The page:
These recommendations for treatment and chemoprophylaxis are the same ones used for others who are at higher risk of complications from influenza. As is recommended for other persons who are treated, antiviral treatment with zanamivir or oseltamivir should be initiated as soon as possible after the onset of influenza symptoms, with benefits expected to be greatest if started within 48 hours of onset based on data from studies of seasonal influenza. However, some data from studies on seasonal influenza indicate benefit for hospitalized patients even if treatment is started more than 48 hours after onset. Health care providers should initiate empiric antiviral treatment as soon as possible. Waiting for laboratory confirmation of influenza to begin treatment with antiviral drugs is not necessary. Patients with a negative rapid influenza diagnostic test should be considered for treatment if clinically indicated because a negative rapid influenza test result does not rule out influenza virus infection. Oseltamivir and zanamivir treatment and chemoprophylaxis regimens recommended for adults, including adults with HIV-infection, are the same as those recommended for adults who have seasonal influenza. Recommended duration of treatment is five days. Recommended duration of prophylaxis is 10 days after last exposure. Clinicians should monitor treated patients closely and consider the need to extend therapy based on the course of illness. Recommendations for use of influenza antivirals for HIV-infected adults and adolescents might change as additional data on the benefits and risks of antiviral therapy in such persons become available.
No adverse effects have been reported among HIV-infected adults and adolescents who received oseltamivir or zanamivir. There are no known absolute contraindications for co-administration of oseltamivir or zanamivir with currently available antiretroviral medications. Healthcare providers should observe patients for possible adverse drug reactions to anti-influenza agents.
A monovalent vaccine for 2009 H1N1 flu has been developed and is now available. (see MMWR 58(RR10); 1-8)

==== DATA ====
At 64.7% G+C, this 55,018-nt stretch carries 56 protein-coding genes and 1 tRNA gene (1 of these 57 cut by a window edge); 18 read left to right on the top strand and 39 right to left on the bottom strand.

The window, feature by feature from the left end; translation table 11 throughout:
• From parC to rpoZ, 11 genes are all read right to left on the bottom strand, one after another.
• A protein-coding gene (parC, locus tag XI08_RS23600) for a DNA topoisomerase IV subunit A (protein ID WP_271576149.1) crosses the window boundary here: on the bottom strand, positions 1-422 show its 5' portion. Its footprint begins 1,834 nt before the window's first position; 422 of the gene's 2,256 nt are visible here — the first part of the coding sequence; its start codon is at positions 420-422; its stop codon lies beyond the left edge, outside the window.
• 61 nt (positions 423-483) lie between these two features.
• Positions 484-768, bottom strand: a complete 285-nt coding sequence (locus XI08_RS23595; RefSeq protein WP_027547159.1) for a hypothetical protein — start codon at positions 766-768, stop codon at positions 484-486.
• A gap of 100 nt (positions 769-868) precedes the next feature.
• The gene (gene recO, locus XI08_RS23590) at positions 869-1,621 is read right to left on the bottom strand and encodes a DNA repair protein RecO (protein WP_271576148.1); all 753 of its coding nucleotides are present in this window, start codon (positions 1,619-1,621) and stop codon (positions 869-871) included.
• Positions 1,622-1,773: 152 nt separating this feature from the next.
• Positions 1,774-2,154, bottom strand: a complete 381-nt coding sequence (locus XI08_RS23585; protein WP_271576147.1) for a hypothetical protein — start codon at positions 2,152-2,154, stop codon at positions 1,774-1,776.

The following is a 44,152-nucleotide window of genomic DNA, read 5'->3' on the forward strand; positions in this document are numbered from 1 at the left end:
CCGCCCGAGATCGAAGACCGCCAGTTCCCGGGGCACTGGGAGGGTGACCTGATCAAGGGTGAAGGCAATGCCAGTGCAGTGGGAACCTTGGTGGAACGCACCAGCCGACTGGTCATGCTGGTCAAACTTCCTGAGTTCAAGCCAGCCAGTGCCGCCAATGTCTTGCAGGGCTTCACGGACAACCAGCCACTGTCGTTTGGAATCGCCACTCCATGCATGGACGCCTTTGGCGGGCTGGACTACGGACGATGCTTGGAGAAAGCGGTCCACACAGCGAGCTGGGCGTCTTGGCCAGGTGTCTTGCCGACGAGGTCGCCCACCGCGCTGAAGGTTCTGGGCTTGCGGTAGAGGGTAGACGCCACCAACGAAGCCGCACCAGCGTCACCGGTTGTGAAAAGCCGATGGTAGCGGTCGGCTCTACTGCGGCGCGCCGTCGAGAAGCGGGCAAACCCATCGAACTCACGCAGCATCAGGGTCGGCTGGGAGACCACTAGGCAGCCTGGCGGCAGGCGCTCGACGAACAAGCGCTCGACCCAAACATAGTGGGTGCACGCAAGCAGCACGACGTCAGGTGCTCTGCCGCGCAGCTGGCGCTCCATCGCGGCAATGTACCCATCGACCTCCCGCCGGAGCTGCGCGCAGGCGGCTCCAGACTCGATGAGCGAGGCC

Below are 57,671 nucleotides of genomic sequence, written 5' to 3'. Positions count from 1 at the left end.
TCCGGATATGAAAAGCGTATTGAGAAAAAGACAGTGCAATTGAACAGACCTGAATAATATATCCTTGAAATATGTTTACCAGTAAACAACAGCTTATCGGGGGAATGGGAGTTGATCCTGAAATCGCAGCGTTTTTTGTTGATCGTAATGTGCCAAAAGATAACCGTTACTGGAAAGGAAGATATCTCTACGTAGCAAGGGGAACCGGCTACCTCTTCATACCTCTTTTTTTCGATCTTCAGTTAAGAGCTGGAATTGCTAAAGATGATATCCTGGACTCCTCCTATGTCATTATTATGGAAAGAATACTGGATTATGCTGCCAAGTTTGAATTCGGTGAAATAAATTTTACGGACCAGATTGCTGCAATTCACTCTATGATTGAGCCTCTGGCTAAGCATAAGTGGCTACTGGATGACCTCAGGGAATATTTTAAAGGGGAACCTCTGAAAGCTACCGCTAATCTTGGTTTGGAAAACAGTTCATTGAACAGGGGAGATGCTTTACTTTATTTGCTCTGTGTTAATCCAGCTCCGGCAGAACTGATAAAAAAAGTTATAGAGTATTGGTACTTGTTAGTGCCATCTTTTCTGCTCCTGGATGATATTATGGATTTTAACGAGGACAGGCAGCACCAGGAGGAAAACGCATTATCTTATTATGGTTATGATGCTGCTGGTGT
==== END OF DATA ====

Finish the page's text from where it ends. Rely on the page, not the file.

Persons between the ages of 25 and 64 years old with health conditions associated with higher risk of medical complications from influenza, including HIV infection, are an initial target group for the 2009 H1N1 flu vaccine and should be vaccinated for the 2009 H1N1 flu.
Additional groups recommended to receive the 2009 H1N1 influenza vaccine regardless of their HIV status include:
Once the demand for vaccine among the priority groups has been met at the local level, programs and providers should first offer 2009 H1N1 influenza vaccine to all persons 25-64 years of age and then to persons age 65 years or older, including HIV-infected adults. Current studies indicate that the risk for infection with 2009 H1N1 influenza among persons age 65 or older is less than the risk for younger age groups. Although initial supplies of vaccine are limited, supplies are expected to increase sufficiently to vaccinate all persons not in initial target groups.
This year's vaccine formulation for seasonal strains of influenza is not expected to protect against 2009 H1N1 influenza; vaccination against seasonal influenza (found at www.cdc.gov/mmwr/preview/mmwrhtml/rr5808a1.htm) is therefore also recommended for all HIV-infected adults, and, in this case, regardless of age. HIV-infected persons should receive only the injectable inactivated form of either vaccine. Although, vaccines against both seasonal and 2009 H1N1 influenza are also available as a nasal spray, these formulations contain live attenuated virus and are not approved for administration to HIV-infected persons and should not be used for this population.
Other ways to reduce risk for HIV-infected adults and adolescents
The risk for 2009 H1N1 influenza might be reduced by taking steps to limit exposures to persons with respiratory infections, These actions include frequent handwashing and minimizing contact with other persons who might be ill with 2009 H1N1 flu. People at high risk should consider avoiding, when possible, crowded settings in communities where 2009 H1N1 flu is circulating. People at increased risk of severe complications from flu might consider using facemasks or respirators if they cannot avoid a crowded setting while 2009 H1N1 influenza is circulating in their community. Facemasks and respirators should be used along with other preventive measures, such as avoiding close contact with ill persons and maintaining good hand hygiene. Interim guidance regarding recommendations for facemask and respirator use is available. This guidance will be updated as more information becomes available, including information on the risk of 2009 H1N1 flu-related complications among HIV-infected adults and adolescents.
Patients should be reminded of the importance of maintaining their health as a means of reducing their risk of infection with influenza and improving their immune system's ability to fight an infection should it occur. In particular, patients who are currently taking antiretrovirals or antimicrobial prophylaxis against opportunistic infections should be reminded of the importance of adhering to their prescribed treatment.
Interim Recommendations for Facemask and Respirator Use to Reduce 2009 Influenza A (H1N1) Virus Transmission
This article was provided by U.S. Centers for Disease Control and Prevention. Visit the CDC's website to find out more about their activities, publications and services.